I took the CPH exam because I felt that there was a need for this type of certification in public health, and I was sure that others (including employers) would see it as valuable. As I took the exam right after finishing my MPH, it was a good review of my courses, some of which I had taken four years earlier. I believe the field was ready for this type of generalized certification… it will help ensure that those who have it possess a certain distinct body of knowledge. In my experience, the exam was challenging, but fair.
Debbie Shelmire, MPH, CPH
National Board of Medical Examiners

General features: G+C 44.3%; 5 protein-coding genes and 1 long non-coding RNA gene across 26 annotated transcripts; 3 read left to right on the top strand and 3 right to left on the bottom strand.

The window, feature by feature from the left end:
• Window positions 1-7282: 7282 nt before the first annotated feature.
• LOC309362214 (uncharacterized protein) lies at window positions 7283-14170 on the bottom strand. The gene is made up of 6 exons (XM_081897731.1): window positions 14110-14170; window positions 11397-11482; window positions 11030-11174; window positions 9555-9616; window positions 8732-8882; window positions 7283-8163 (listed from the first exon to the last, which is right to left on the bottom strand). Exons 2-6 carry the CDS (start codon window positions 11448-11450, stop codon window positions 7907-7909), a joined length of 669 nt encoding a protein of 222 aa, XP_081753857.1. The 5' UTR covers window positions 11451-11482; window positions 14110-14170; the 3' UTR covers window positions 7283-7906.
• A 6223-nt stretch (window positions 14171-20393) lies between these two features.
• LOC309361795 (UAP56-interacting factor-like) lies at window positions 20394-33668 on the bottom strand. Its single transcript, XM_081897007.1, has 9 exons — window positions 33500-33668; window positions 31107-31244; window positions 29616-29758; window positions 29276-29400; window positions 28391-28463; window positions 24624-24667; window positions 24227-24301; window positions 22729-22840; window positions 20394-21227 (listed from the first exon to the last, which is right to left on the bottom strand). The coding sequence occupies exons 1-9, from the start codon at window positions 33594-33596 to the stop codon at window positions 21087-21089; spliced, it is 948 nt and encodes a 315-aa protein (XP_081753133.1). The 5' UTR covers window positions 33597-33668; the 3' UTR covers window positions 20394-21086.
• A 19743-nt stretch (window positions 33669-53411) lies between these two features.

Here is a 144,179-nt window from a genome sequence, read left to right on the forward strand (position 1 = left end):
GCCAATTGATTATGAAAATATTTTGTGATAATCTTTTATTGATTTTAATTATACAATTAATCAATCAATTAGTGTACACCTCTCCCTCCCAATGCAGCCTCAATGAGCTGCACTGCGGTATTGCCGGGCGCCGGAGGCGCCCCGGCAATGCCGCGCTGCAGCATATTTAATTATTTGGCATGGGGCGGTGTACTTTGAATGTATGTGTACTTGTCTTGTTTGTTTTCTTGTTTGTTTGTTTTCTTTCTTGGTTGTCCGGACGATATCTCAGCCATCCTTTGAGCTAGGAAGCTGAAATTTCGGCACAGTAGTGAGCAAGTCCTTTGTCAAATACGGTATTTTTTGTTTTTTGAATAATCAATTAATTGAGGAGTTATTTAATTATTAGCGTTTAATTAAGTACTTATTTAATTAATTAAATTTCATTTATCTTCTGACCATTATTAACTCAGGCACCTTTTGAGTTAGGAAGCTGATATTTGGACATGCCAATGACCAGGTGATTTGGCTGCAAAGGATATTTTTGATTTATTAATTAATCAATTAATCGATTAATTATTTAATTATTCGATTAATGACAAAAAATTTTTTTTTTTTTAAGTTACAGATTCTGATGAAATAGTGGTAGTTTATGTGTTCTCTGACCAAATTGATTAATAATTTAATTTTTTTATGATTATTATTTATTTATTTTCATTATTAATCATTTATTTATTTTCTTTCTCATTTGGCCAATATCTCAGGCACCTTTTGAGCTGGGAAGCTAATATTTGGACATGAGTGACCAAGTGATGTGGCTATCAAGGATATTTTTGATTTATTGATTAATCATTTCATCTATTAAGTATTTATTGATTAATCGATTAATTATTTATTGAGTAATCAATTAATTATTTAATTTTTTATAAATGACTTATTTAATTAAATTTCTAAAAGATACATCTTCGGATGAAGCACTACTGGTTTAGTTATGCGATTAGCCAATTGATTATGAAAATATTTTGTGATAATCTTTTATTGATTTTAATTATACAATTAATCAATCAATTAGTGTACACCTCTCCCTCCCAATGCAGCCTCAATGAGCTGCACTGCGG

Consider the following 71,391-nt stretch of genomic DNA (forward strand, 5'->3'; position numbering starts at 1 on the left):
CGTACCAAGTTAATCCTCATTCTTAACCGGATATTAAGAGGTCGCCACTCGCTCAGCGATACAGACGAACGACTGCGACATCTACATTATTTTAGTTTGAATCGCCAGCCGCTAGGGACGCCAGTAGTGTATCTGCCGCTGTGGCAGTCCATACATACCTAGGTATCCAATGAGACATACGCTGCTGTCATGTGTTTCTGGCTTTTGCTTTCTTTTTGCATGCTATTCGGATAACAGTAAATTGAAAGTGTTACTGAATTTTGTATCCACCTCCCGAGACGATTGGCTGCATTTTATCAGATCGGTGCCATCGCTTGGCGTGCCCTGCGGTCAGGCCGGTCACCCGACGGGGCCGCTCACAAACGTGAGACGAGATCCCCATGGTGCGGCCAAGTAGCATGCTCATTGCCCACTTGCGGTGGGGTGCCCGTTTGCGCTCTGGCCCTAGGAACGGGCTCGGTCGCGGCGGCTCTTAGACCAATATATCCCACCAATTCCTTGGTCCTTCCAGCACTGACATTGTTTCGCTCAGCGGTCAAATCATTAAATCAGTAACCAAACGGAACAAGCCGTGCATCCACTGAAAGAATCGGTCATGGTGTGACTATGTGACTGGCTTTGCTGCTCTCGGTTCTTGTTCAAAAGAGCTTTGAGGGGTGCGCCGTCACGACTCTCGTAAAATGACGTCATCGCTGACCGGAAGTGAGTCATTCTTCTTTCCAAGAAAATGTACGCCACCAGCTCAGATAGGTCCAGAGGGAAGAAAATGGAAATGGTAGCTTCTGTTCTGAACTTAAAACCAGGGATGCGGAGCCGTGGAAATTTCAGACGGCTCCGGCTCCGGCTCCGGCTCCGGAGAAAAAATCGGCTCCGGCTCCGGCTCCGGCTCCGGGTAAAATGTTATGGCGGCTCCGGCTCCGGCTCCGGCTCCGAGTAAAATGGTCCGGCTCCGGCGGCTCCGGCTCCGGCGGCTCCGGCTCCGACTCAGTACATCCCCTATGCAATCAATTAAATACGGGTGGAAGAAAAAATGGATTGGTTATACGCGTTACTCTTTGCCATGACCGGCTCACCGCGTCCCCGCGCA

I am very happy I took the exam. One of the things which I have noticed about our profession is that we are splintered – not only by skill but by specialty. I see this more profoundly when we (public health professionals) offer our services to the general public or emergency responders during emergency responses. Calling ourselves public health professionals – but failing to disclose that public health offers much more than just epi – or treatment/screening – is something we have to do much better… the CPH provides a network of public health professionals with different backgrounds – which should ever be needed – can be engaged for services around the world… A CPH means you have been trained by an institution which is accredited at the highest standards of public health, you understand the complexities of the public specialties, and you commit yourself to a process which prevents rust and keeps you operating as a current public health professional.